Realms of Crawling Chaos is available as a PDF for $4.95 or as a softcover print book for $17.95. The book uses a simple, two-column format and is, except for the aforementioned confusion of "tome" with "tomb" in several places, reads well. The interior artwork is by Sean Aaberg and Mark Allen and includes several quite striking pieces, particularly by Allen, who is rapidly becoming one of my favorite artists of the old school renaissance.

Presentation: 7 out of 10
Creativity: 8 out of 10
Utility: 8 out of 10

Buy This If: You're looking for a smorgasbord of Lovecraftian races, monsters, spells, and artifacts for use in your old school fantasy campaign.
Don't Buy This If: You don't have any interest in introducing Lovecraftian elements into your fantasy campaign.

31 comments:

  1. The domestication and geek totemization of Cthulhu and friends isn't part of their master plan?

    huh...

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  2. You note only Erol's art is of use in the Cthulhu section of the original Deities and Demigods but hail this as a toolbox because of the 'stuff' it gives you? Little confused on that amigo as many GMs I know of at the time did exactly the same thing with the Mythos section. I don't recall that part of the book being big on how to use it, just "here's some stuff to use in your game."

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  3. I was literally just playing with my plush Cthulhu with my daughter and her dragon toys.

    Her: Dragon goes Rawr!!!
    Me: Cthulhu goes RAAAAAWWWWWRRRRR!!!

    /both child and dad crack up

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  4. Thanks for the review, James! The tomb/tome mixup was on the early pre-release you have but got fixed before release to the wider public. I'll send you an updated version.

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  5. I enjoy the book a great deal, particularly the Sean Aaberg art.
    I never had much use out of 'Deities & Demigods' but love the work from Otus within it.

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  6. But Pokéthulhu is *meant* to be an abomination!

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  7. I love all things "Cthulhu" and my FRPGs almost inevitably take a "dark" or horror turn, so this went immediately into the shopping cart. Thanks for the heads up!

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  8. Ry St said...
    "Her: Dragon goes Rawr!!!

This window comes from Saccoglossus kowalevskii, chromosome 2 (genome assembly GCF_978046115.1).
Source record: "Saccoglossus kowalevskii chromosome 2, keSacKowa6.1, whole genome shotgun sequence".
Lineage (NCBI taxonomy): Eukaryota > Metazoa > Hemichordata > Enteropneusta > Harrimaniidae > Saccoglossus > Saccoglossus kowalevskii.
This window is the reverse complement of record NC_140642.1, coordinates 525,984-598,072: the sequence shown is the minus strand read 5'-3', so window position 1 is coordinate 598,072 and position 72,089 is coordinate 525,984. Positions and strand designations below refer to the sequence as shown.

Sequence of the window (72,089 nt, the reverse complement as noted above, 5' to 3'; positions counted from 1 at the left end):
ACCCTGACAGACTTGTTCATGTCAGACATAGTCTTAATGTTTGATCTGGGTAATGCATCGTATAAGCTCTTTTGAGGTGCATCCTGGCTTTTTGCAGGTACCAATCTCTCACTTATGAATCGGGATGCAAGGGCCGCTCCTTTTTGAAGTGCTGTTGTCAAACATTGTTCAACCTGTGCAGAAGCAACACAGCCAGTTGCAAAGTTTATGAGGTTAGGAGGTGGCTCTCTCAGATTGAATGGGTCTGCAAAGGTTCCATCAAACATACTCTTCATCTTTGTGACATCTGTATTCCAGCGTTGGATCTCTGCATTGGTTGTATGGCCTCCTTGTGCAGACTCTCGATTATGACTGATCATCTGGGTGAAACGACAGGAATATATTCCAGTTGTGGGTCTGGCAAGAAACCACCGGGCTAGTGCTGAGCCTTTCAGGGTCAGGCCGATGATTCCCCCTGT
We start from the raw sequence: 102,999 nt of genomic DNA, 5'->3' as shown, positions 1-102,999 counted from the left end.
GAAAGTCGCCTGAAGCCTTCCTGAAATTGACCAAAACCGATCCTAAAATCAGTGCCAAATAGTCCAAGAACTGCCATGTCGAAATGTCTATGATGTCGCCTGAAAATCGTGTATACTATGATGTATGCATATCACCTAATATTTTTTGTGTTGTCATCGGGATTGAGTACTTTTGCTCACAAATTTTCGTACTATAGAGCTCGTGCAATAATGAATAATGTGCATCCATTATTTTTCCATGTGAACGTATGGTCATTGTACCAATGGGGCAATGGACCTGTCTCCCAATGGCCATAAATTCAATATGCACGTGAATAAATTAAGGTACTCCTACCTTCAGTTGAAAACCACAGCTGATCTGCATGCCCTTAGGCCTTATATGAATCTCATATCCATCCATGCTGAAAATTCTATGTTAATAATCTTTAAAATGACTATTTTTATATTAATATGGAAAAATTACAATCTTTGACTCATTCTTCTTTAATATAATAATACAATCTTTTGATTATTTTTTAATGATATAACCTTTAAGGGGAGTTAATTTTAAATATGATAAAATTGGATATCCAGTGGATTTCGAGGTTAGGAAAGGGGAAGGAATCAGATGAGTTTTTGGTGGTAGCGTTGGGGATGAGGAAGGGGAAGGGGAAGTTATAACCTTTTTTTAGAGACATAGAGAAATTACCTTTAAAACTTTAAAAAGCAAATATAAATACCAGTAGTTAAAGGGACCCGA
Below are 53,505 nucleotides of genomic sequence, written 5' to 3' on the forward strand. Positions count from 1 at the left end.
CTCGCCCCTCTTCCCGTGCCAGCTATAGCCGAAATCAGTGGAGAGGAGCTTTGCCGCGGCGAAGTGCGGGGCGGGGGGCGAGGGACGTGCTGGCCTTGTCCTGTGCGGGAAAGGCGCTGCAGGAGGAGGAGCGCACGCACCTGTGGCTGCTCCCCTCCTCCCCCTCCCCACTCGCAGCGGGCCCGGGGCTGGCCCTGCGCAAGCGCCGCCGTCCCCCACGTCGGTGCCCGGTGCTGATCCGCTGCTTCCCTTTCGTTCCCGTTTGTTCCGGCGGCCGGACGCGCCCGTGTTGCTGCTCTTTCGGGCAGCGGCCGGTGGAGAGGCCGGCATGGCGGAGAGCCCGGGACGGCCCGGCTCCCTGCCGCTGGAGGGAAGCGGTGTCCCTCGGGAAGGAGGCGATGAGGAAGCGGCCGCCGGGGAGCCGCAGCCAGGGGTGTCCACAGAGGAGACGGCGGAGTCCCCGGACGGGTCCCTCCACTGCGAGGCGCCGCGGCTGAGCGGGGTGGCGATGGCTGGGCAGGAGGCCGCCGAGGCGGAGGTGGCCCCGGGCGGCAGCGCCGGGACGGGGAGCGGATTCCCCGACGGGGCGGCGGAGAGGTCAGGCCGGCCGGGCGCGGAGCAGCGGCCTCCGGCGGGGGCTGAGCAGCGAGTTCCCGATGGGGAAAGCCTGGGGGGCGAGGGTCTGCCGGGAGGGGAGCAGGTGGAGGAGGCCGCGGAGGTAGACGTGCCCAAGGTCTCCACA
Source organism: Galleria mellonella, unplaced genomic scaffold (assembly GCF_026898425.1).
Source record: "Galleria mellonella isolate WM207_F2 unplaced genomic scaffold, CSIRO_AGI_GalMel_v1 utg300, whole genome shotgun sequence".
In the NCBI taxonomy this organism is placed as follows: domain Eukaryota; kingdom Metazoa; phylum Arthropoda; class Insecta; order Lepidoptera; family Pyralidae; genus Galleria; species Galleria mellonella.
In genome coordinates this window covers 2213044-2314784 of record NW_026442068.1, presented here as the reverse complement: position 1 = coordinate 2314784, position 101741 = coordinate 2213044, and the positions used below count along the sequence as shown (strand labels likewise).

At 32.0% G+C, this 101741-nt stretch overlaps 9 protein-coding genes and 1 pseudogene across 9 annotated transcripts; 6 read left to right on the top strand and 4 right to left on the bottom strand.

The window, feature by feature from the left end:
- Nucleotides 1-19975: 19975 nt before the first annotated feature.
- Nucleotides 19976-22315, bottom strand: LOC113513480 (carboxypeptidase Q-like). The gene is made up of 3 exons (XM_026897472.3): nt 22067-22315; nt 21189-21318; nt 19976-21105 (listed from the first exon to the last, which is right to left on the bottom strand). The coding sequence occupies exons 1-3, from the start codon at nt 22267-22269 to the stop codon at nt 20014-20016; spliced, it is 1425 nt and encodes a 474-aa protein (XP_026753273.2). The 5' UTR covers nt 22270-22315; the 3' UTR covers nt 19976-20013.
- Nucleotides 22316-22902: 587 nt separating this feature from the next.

Me: Cthulhu goes RAAAAAWWWWWRRRRR!!!"

    Dragon goes insane...

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  9. I figured that was going to be a pretty good book. On your recommendation, I'm going to pick it up.

    - Ark

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  10. But James, don't you own a stuffed Cthulhu wearing sandals and a beach hat? And doesn't said-Cthulhu sit in a prominent place near your work area? I think he was a present from one of your friends, but if he irked you, why hasn't he been demoted to a hidden drawer or closet?

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  11. But where's the cosmos-wracking horror here? I think the original perception of the Mythos guarded by purists requires a modern, rational and material worldview to be hacked apart in the first place. If demons and otherworldly monstrosities, no matter how terrible, are still considered as parts of possible reality, the tentacled horrors become just bigger and nastier monsters. And if you play a Mythos halfbreed character or use Mythos magic regularly like tossing out magic missiles, don't you become part of the abomination yourself?

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  12. Are Cthulhu and other Mythos-related names Public Domain Characters?

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  13. porphyre77, Lovecraft's works are in the public domain, but other Mythos creations by other writers are not.

    In terms of gaming materials, there's a sort of "gentleman's agreement" that Chaosium hold the "rights" to Mythos material, but I don't think it's an actual licence.

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  14. This is indeed a brilliant book, and I have used it immediately within my new LL campaign. It must be the best book I bought in a very long time.
    The only negative is the presence of typos and editing problems here and there; it should have probably had another editorial pass.

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  15. I bought the PDF as soon as I saw it offered. First rate!

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  16. If you dont like pokethulu, I hate to think of what you'd feel about "Haiyoru! Nyat=ruani: remember my love (craft-sensei)".